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Authors: Granstedt, Andrea
Advisors: Enquist, Lynn W
Contributors: Molecular Biology Department
Keywords: In Vivo
Two-photon microscopy
Subjects: Virology
Molecular biology
Issue Date: 2013
Publisher: Princeton, NJ : Princeton University
Abstract: Recurrent alphaherpesvirus infections in humans, such as cold sores or shingles, are associated with debilitating peripheral neuropathic pain. The mechanisms that cause such clinical manifestations are still poorly understood. Pseudorabies virus (PRV) is a related alphaherpesvirus for which swine are the natural reservoir, yet this virus is pantropic and infections of non-natural hosts are characterized by a feverish impulse to scratch to the point of self-mutilation, known as the "mad itch" syndrome. Besides its medical burden and disease, PRV is capable of invading the central nervous system by spreading through circuits of synaptically connected neurons. The neuroinvasive attributes of attenuated strains are exploited to understand fundamental aspects of the mammalian nervous system and to trace neural circuits. The focus of this thesis was to develop an experimental model system for the direct visualization of PRV infection in vivo, and then monitor various aspects of disease progression with either wild type or attenuated PRV strains. We optimized and characterized the salivary circuit, where infection is initiated at the salivary glands, and the peripheral parasympathetic submandibular ganglia (SMG) are imaged. With single-cell resolution, we observed that ganglionic neurons infected with a virulent PRV expressing the calcium sensor GCaMP3 spontaneously generated calcium flashes in synchrony in vivo. Infections with attenuated PRV strains expressing either GCaMP2 or GCaMP3 revealed that the duration and complexity of calcium transients increased over the course of infection but remained asynchronous. Ex vivo imaging of infected salivary tissue showed that the majority of newly made particles during wild type PRV infection of SMG are invested in anterograde transport back to the initial site of infection at the glands, and many intensely bright foci are detected in the infected axon bundles. Finally, we present a model to correlate these results with the known symptomology in vivo.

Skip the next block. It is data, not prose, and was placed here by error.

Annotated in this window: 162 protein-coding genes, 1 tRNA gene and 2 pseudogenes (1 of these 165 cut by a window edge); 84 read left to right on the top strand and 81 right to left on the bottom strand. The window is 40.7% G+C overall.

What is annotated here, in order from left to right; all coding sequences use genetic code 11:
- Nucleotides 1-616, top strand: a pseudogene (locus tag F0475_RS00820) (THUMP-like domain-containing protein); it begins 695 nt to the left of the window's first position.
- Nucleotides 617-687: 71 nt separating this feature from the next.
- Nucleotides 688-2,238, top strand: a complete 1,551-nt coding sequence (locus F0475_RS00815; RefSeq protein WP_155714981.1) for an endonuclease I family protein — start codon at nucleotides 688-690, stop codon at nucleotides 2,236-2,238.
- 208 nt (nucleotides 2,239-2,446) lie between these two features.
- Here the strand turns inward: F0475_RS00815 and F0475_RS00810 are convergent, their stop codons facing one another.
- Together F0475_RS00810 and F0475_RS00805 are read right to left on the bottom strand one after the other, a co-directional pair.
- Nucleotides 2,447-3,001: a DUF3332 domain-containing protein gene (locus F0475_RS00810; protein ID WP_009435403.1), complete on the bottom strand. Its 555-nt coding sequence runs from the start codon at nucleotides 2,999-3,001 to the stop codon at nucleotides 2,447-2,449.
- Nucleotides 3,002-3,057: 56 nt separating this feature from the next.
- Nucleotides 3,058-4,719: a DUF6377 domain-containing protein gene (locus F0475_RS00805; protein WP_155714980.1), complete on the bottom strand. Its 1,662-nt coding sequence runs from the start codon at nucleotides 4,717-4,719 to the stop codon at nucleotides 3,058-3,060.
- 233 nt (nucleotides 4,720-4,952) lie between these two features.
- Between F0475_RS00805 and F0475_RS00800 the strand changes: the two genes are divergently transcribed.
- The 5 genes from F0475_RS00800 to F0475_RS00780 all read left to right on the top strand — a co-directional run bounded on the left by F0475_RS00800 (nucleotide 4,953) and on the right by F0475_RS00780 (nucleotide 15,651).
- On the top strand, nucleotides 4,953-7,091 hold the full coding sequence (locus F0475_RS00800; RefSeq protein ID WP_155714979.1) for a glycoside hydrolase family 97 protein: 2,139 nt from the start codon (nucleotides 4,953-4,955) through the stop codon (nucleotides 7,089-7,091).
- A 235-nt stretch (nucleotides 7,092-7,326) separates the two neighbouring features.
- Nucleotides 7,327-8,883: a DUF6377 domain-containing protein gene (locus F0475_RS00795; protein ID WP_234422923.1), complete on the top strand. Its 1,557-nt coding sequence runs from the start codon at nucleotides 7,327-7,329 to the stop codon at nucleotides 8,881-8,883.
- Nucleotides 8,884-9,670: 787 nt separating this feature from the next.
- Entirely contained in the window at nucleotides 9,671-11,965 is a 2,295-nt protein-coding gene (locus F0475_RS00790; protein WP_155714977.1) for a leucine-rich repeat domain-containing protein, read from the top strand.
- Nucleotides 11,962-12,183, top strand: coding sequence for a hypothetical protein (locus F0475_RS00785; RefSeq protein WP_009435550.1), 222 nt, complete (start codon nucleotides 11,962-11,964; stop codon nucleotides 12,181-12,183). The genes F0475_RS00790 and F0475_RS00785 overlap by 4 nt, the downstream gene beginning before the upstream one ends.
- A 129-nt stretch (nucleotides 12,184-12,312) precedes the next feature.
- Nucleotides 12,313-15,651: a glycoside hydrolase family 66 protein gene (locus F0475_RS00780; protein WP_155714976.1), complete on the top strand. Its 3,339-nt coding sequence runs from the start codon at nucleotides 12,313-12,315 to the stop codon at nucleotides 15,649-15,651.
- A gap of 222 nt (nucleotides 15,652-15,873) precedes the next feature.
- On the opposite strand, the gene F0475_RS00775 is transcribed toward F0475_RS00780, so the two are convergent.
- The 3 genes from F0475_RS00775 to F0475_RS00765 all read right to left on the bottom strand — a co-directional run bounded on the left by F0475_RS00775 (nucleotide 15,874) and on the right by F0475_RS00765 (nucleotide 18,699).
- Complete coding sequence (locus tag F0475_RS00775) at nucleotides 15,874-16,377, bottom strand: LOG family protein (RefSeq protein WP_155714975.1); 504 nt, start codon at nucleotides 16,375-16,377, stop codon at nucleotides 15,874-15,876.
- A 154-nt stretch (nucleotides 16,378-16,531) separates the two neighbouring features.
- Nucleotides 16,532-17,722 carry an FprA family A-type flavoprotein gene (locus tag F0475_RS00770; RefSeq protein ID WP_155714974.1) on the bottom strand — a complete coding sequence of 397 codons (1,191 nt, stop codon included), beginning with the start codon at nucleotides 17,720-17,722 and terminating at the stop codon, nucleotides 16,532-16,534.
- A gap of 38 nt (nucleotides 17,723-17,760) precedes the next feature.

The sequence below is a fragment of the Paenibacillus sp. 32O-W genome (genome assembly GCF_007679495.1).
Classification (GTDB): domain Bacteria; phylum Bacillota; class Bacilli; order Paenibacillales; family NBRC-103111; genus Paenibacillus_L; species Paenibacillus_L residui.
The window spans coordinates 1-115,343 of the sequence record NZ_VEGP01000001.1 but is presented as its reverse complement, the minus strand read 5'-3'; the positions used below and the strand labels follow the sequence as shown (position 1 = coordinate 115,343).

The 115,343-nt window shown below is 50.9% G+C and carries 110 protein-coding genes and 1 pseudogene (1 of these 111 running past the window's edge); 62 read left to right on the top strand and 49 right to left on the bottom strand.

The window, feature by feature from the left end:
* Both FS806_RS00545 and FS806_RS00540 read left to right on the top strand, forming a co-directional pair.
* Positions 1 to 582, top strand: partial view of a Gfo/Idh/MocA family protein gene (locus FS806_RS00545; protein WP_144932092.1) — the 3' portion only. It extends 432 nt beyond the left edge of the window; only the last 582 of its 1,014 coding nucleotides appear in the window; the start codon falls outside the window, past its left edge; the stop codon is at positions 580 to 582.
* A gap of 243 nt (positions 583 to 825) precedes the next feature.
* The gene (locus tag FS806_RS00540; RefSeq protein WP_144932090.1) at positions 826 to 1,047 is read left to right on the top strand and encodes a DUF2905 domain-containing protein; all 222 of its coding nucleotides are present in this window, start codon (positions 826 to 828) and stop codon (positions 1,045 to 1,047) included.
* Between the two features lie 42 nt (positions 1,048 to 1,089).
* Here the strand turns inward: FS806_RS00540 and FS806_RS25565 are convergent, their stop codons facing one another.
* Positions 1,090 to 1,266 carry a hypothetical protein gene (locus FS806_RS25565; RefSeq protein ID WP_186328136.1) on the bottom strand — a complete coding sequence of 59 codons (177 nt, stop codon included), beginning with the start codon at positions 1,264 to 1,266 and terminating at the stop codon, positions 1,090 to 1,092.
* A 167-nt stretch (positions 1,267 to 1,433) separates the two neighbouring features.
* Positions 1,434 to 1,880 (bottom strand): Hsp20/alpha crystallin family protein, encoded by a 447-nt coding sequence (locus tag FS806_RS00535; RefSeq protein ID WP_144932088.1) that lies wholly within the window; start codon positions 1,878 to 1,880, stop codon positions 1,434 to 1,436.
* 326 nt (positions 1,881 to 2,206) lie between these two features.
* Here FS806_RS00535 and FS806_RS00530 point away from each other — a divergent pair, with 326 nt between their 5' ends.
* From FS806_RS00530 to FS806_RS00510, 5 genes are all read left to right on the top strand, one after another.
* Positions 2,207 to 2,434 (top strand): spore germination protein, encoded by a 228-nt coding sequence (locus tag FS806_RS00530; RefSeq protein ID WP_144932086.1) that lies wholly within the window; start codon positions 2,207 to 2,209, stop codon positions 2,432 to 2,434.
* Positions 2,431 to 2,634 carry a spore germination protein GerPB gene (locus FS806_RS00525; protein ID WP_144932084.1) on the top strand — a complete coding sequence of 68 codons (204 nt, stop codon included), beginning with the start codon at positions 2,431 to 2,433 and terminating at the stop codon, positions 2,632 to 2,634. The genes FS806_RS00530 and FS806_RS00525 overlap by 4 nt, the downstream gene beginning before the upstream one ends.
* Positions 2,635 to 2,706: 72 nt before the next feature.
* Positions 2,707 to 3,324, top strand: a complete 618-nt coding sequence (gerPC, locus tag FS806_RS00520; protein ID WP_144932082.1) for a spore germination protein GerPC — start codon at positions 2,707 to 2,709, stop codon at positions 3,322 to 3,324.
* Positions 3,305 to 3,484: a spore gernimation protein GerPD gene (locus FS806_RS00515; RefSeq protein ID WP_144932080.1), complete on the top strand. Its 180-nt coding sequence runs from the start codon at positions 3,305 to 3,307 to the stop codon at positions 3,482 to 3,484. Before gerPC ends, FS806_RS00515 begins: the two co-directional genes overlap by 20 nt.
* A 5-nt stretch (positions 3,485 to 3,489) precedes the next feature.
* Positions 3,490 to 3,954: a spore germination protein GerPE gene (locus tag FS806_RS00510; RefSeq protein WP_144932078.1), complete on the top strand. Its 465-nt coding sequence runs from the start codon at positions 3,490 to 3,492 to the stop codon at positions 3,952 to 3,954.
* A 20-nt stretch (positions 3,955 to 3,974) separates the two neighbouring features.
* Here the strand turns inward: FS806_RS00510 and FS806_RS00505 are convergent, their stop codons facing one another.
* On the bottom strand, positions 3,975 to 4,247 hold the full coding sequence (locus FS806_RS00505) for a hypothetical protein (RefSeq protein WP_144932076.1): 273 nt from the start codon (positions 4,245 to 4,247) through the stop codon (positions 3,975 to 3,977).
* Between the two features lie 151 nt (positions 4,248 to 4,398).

Alternate format: The Mudd Manuscript Library retains one bound copy of each dissertation. Search for these copies in the library's main catalog
Type of Material: Academic dissertations (Ph.D.)
Language: en
Appears in Collections:Molecular Biology

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